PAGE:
Hence, the time between two successive synchronization episodes is approximately given by the time needed for σ to increase from up to . Let us recall that the cells are asynchronous during this phase and
It follows that, for , the σ dynamics is given by its linear part: . By direct integration, one obtains
5 Three Types of Synchronization Episodes
In this section, we first show the ability of the model described by system (6a)–(6d) to reproduce sequences of synchronization events separated by asynchronous oscillations of the individual cells. We apply the results of Propositions 1 and 2 to control the periods and patterns of both the individual oscillations and the synchronized calcium peaks. Subsequently, we consider the question of introducing heterogeneity in the values of parameters , since they modulate the influence of the global variable σ on the j th cell. This heterogeneity allows us to account for the additional feature of partial recruitment. We also show that parameters can be selected so that the desynchronization mechanism is weaker, which may lead to doublets of synchronization. In Sect. 5.1, we discuss the case of full synchronization with no doublets, which corresponds to equal, sufficiently large values of . In Sect. 5.2, to obtain partial synchronization, we introduce unequal values of including ones that are sufficiently small, so that the corresponding cells are not recruited by the synchronization mechanism. In Sect. 5.3, in order to obtain doublets of synchronization, we choose the values of so that the and nullclines intersect near the upper fold of the nullcline. In this case, we choose in addition a relatively small value of parameter γ to impose a slow decrease of the global variable σ.
5.1 Full Synchronization of Intracellular Calcium Peaks in a Network of GnRH Cells
In Table 2, we introduce the values of the network level parameters for system (6a)–(6d). The value is obtained from equation (13) using min and the parameter values of Table 2. Moreover, for now, the same value is used for all parameters , so that the effect of σ on each cell is the same. The value of is chosen just above the mean calcium peak height of individual pattern (i.e., the one generated by the three-dimensional system (1a)–(1c) with parameter values in Table 1). This ensures that random synchronization between few cells will not interrupt the slow increase of σ as the mean calcium level among all cells will not exceed . This happens only if a sufficient number of cells generate at the same time a greater calcium peak than usual.
Panel (a) of Fig. 5 displays in the same graph the patterns generated by system (6a)–(6d) with along a 180 minute interval. Outside the synchronization episodes, the oscillations are asynchronous, with each cell producing calcium peaks at its own frequency. Synchronization episodes take place every 61 minutes (at minute 17, 78, and 139). Panel (b) is a magnified view of the patterns during the unsynchronized phase (over a 15 minute interval). Note that, due to the variability in the values, the heights of the calcium peaks and the IPIs differ from one cell to another. Panels (c) and (d) show magnified views of two synchronization episodes. All cells are recruited in both episodes, resulting in higher calcium peaks than usual for all cells followed by complete postexcitatory suppression.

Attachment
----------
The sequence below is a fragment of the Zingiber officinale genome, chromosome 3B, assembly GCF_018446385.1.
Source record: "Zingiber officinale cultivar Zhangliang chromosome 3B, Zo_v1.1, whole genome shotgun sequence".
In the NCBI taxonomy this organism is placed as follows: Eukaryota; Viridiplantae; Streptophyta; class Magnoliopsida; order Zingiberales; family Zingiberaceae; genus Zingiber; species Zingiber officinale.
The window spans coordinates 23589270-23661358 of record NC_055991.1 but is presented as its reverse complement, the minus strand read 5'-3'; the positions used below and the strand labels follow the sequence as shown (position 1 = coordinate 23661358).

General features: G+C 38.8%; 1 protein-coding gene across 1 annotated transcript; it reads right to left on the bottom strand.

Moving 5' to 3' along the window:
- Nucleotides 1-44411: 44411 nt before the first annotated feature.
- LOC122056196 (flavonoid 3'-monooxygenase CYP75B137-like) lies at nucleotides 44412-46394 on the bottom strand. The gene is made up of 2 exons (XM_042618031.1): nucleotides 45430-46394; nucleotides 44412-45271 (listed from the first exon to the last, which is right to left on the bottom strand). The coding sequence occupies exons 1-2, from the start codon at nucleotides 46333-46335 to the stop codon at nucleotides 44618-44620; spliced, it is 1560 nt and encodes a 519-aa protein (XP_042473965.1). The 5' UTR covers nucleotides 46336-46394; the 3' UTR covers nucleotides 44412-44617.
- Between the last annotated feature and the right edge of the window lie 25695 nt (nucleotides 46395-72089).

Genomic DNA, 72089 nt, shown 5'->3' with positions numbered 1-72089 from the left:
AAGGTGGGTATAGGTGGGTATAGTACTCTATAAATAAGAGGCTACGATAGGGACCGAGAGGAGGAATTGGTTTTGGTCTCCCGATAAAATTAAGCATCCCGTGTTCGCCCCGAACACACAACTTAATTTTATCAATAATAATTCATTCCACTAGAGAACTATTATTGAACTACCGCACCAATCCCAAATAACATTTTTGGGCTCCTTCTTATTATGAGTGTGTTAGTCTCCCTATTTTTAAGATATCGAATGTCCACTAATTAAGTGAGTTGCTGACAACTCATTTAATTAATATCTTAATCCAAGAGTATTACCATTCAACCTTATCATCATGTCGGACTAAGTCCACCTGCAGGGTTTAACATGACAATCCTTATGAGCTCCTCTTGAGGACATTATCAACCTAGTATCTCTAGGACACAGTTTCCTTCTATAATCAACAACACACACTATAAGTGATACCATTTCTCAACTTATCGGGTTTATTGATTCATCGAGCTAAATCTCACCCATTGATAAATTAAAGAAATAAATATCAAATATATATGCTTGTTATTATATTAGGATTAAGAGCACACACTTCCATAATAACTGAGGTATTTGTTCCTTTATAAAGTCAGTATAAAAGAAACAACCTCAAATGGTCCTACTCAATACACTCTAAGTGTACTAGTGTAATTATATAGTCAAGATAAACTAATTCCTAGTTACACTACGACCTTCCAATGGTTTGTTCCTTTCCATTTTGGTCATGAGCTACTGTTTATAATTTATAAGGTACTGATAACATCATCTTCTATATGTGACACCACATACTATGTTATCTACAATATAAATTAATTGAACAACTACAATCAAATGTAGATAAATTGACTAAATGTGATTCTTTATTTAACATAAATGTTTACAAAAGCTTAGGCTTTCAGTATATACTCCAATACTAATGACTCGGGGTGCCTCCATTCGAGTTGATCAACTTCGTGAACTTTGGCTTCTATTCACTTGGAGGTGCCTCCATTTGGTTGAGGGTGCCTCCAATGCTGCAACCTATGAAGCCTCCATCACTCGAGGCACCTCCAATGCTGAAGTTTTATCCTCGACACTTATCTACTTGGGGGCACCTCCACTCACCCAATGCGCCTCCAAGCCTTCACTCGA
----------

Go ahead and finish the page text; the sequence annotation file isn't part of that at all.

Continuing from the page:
Note that the calcium peaks can be more or less tightly synchronized from one synchronization episode to another along the same trajectory of system (6a)–(6d). The extent of tightness can be assessed, following , as the length of the time interval with end points given by the time instances of the earliest and latest peak corresponding to a given synchronization event. In the synchronization episodes displayed in panels (c) and (d), this length equals 37 and 13 seconds, respectively. The variability in the tightness between different synchronization episodes is related to the maximum of the phase differences between each couple of oscillators (6a)–(6c) when the synchronization is triggered. Moreover, the time needed by each to decrease back to the quiescent phase also depends on the relative positions of the and nullclines when is activated. These positions are mainly characterized by the values of parameters . Hence, the tightness of synchronization episodes is also related to the sensitivity of each cell to the synchronization mechanism. Since the time scale differences between cells and the sensitivity to the synchronization mechanism interact in an intricate way, the precise study of the tightness of synchronization is a challenging problem.
5.2 Partial Recruitment
As mentioned in the preceding section, parameter tunes the impact of variable σ upon the corresponding 3D system (6a)–(6c). Hence, it represents the sensitivity of the cell to the impact of the network state. One can mimic the variability in this sensitivity among cells by choosing different values of .